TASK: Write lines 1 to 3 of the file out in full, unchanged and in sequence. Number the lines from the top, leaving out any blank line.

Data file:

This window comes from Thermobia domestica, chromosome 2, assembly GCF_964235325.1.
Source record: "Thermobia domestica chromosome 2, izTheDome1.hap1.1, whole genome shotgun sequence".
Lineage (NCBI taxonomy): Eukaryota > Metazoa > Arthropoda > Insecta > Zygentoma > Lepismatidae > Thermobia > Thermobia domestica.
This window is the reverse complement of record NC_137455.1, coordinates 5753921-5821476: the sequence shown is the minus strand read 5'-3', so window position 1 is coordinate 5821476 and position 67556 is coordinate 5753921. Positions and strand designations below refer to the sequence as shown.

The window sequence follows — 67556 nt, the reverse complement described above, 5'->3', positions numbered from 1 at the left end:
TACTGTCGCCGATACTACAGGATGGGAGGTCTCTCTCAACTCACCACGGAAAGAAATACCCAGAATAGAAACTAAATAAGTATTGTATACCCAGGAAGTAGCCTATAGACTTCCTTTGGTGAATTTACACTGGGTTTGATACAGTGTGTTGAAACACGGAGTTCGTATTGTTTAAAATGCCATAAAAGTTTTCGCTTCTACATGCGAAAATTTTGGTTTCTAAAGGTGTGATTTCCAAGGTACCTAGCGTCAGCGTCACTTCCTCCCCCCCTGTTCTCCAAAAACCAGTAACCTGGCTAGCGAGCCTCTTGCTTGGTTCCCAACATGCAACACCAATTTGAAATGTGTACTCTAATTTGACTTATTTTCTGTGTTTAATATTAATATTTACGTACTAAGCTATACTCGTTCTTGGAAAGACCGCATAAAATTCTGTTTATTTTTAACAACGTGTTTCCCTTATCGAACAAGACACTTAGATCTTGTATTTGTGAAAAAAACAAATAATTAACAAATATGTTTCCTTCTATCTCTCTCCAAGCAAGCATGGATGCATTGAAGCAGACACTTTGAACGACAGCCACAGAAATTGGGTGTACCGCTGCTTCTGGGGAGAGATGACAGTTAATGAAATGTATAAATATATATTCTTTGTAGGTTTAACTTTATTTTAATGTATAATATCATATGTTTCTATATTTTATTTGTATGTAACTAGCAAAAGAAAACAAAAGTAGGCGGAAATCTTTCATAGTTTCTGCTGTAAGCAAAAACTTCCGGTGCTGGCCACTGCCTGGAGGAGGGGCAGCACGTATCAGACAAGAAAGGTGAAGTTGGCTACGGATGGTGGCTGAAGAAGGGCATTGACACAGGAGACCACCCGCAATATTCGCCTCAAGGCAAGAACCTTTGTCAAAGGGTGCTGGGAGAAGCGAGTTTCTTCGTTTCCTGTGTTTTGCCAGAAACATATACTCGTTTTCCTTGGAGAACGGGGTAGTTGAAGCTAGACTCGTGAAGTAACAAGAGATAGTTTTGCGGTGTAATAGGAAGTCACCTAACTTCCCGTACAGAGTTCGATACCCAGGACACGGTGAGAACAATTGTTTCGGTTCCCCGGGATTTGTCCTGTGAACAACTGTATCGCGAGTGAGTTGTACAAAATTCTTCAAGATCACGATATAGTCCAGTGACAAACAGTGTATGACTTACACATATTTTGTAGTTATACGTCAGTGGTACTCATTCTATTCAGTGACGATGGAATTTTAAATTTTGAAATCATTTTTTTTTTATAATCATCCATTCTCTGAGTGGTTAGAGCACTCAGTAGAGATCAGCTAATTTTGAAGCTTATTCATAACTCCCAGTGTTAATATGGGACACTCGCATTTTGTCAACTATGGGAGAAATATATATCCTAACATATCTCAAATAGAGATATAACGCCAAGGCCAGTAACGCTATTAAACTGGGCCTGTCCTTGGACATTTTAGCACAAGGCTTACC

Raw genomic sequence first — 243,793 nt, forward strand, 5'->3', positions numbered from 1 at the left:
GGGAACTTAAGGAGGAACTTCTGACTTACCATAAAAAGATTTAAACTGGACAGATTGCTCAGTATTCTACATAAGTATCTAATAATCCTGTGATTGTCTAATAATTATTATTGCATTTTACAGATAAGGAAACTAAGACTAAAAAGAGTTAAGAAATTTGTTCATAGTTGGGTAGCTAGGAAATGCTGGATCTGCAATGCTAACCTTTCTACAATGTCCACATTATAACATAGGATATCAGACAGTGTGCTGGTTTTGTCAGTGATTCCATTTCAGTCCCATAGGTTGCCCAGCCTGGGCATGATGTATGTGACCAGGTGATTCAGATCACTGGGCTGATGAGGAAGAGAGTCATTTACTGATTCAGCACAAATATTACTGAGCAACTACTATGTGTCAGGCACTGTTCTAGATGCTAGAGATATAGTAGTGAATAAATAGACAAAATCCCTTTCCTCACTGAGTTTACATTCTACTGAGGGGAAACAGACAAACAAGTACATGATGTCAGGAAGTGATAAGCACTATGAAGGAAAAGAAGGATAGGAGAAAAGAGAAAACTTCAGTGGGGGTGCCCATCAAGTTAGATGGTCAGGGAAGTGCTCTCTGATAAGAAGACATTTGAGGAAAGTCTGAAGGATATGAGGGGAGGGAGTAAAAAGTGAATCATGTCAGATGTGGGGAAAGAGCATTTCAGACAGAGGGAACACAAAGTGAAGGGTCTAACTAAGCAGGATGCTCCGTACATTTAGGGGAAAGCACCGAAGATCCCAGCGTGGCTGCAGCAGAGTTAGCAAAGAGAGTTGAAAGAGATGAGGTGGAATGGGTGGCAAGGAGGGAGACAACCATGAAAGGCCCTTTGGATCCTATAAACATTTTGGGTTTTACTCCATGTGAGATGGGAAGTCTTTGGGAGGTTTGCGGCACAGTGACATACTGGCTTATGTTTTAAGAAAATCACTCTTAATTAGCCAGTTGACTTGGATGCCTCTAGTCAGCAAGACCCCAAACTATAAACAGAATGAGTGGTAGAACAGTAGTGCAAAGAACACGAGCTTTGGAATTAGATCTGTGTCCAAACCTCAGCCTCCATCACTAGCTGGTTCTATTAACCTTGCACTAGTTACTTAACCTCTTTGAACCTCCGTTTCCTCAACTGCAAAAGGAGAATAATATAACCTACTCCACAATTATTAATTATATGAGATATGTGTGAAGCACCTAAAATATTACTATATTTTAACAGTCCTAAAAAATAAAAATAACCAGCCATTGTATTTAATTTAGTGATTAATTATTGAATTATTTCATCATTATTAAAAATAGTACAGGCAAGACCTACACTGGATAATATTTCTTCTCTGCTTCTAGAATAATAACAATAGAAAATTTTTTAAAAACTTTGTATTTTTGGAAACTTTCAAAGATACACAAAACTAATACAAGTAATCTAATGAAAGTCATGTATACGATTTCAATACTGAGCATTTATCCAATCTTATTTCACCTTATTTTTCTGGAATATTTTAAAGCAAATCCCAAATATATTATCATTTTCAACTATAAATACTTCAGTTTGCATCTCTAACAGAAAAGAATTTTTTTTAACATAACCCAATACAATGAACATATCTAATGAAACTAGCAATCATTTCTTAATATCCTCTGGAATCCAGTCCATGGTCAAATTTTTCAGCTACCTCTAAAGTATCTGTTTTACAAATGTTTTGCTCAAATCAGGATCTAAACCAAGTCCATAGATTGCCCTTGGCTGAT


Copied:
This window comes from Thermobia domestica, chromosome 2, assembly GCF_964235325.1.
Source record: "Thermobia domestica chromosome 2, izTheDome1.hap1.1, whole genome shotgun sequence".
Lineage (NCBI taxonomy): Eukaryota > Metazoa > Arthropoda > Insecta > Zygentoma > Lepismatidae > Thermobia > Thermobia domestica.